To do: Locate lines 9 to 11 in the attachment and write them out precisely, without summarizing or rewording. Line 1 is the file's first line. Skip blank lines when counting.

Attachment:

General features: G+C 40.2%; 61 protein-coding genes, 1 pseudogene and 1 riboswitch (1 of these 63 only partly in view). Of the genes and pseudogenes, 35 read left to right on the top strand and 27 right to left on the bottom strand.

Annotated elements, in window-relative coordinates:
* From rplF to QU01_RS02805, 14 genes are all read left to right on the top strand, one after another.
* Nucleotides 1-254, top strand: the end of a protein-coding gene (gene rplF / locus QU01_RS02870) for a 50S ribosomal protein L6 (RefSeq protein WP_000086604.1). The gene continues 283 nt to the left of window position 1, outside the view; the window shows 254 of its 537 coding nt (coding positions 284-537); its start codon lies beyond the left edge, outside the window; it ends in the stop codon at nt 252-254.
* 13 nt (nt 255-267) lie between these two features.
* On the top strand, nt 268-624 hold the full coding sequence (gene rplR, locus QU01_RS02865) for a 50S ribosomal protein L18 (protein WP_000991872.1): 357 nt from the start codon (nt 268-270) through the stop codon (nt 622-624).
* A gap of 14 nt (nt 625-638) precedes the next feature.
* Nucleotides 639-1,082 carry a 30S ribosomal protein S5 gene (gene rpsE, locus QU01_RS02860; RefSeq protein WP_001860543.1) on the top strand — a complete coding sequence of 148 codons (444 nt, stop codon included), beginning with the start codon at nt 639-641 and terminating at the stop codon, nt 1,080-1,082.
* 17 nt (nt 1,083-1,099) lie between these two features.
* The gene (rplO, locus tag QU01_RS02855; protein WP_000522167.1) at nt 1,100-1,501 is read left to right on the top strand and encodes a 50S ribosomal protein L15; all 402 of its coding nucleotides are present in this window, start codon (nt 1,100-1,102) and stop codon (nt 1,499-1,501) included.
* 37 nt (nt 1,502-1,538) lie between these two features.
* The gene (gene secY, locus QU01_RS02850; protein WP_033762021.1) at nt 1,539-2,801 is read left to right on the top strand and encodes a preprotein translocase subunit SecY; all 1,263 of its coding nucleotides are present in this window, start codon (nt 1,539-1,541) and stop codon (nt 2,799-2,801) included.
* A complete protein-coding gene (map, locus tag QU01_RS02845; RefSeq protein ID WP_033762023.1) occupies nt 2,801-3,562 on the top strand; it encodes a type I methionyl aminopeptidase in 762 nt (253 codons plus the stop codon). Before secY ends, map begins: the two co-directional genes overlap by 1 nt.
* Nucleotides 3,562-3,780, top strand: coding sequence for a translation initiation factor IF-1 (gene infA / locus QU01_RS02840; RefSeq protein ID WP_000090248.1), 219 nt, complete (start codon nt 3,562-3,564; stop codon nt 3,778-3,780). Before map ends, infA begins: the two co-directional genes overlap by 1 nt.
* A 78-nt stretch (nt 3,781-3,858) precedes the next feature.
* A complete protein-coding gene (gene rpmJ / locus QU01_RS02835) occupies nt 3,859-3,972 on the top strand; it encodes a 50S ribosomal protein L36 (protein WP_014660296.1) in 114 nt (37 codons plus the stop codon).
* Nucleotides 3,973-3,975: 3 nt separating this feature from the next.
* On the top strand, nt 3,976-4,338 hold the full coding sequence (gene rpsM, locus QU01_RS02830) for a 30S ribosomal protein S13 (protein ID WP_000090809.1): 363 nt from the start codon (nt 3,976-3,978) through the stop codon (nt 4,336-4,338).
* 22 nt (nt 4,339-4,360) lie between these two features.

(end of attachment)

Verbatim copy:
* 17 nt (nt 1,083-1,099) lie between these two features.
* The gene (rplO, locus tag QU01_RS02855; protein WP_000522167.1) at nt 1,100-1,501 is read left to right on the top strand and encodes a 50S ribosomal protein L15; all 402 of its coding nucleotides are present in this window, start codon (nt 1,100-1,102) and stop codon (nt 1,499-1,501) included.
* 37 nt (nt 1,502-1,538) lie between these two features.